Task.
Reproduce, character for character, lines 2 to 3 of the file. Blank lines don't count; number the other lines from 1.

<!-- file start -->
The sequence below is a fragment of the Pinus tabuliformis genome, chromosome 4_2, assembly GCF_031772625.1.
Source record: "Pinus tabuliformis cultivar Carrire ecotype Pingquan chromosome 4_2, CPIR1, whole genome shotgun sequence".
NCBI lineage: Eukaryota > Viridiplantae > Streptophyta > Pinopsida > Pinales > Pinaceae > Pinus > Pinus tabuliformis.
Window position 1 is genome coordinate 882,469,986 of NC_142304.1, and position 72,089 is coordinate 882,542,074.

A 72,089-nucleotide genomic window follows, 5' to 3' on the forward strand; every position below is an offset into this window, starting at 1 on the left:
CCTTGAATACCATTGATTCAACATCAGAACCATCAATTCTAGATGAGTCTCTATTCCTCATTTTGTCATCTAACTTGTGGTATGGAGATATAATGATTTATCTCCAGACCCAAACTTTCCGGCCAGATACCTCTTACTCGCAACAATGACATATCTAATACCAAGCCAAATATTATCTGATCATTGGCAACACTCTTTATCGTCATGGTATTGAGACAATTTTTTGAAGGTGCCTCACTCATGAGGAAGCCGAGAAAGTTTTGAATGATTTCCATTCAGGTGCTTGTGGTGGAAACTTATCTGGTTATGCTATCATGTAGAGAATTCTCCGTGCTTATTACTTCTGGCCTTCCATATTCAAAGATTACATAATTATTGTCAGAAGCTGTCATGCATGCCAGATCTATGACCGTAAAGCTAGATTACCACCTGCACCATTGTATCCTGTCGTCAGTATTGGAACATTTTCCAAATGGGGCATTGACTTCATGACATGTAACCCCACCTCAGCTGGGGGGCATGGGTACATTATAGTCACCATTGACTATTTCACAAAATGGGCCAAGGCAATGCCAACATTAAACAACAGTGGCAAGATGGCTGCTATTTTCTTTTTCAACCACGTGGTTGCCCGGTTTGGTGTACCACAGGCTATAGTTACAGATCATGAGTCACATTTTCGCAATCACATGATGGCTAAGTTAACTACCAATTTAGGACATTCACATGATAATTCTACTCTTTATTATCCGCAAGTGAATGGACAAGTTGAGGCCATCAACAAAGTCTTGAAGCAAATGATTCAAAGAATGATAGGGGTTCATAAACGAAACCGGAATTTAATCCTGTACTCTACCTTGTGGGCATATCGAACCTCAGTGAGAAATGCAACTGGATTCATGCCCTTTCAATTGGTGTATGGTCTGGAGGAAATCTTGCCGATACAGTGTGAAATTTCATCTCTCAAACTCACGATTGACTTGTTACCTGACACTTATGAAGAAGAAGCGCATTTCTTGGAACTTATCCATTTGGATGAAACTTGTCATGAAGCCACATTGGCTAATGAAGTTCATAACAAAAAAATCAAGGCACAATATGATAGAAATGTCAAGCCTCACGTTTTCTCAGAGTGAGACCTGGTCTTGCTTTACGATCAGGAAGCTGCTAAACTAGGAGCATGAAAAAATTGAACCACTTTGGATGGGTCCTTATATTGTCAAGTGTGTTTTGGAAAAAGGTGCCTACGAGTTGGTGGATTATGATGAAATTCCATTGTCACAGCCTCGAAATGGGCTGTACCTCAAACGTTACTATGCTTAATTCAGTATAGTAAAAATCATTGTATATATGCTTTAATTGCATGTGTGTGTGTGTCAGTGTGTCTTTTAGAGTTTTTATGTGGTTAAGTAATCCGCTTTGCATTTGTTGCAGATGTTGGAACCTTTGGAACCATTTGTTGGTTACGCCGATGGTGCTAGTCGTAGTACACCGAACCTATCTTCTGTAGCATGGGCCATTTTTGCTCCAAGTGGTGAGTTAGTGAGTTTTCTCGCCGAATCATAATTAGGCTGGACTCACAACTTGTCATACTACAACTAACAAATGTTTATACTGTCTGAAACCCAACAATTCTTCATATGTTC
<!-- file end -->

Source record: "Pinus tabuliformis cultivar Carrire ecotype Pingquan chromosome 4_2, CPIR1, whole genome shotgun sequence".
NCBI lineage: Eukaryota > Viridiplantae > Streptophyta > Pinopsida > Pinales > Pinaceae > Pinus > Pinus tabuliformis.